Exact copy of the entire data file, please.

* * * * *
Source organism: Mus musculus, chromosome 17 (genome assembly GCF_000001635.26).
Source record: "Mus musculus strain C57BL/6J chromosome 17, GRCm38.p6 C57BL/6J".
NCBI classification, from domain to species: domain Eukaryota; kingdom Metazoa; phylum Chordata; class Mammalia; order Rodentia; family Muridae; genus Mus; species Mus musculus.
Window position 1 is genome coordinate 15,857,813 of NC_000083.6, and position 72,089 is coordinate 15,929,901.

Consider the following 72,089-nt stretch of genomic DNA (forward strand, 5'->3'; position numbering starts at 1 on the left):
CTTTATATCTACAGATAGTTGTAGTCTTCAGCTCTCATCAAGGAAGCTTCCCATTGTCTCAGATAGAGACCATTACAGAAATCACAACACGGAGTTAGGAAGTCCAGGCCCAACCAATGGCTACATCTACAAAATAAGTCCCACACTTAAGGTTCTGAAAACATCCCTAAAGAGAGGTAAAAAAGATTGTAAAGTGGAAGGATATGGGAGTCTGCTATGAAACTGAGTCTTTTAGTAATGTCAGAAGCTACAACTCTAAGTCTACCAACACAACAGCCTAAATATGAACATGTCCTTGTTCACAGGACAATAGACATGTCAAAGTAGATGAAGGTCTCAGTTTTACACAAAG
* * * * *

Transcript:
Source organism: Mus musculus, chromosome 17 (genome assembly GCF_000001635.26).
Source record: "Mus musculus strain C57BL/6J chromosome 17, GRCm38.p6 C57BL/6J".
NCBI classification, from domain to species: domain Eukaryota; kingdom Metazoa; phylum Chordata; class Mammalia; order Rodentia; family Muridae; genus Mus; species Mus musculus.
Window position 1 is genome coordinate 15,857,813 of NC_000083.6, and position 72,089 is coordinate 15,929,901.

Consider the following 72,089-nt stretch of genomic DNA (forward strand, 5'->3'; position numbering starts at 1 on the left):
CTTTATATCTACAGATAGTTGTAGTCTTCAGCTCTCATCAAGGAAGCTTCCCATTGTCTCAGATAGAGACCATTACAGAAATCACAACACGGAGTTAGGAAGTCCAGGCCCAACCAATGGCTACATCTACAAAATAAGTCCCACACTTAAGGTTCTGAAAACATCCCTAAAGAGAGGTAAAAAAGATTGTAAAGTGGAAGGATATGGGAGTCTGCTATGAAACTGAGTCTTTTAGTAATGTCAGAAGCTACAACTCTAAGTCTACCAACACAACAGCCTAAATATGAACATGTCCTTGTTCACAGGACAATAGACATGTCAAAGTAGATGAAGGTCTCAGTTTTACACAAAG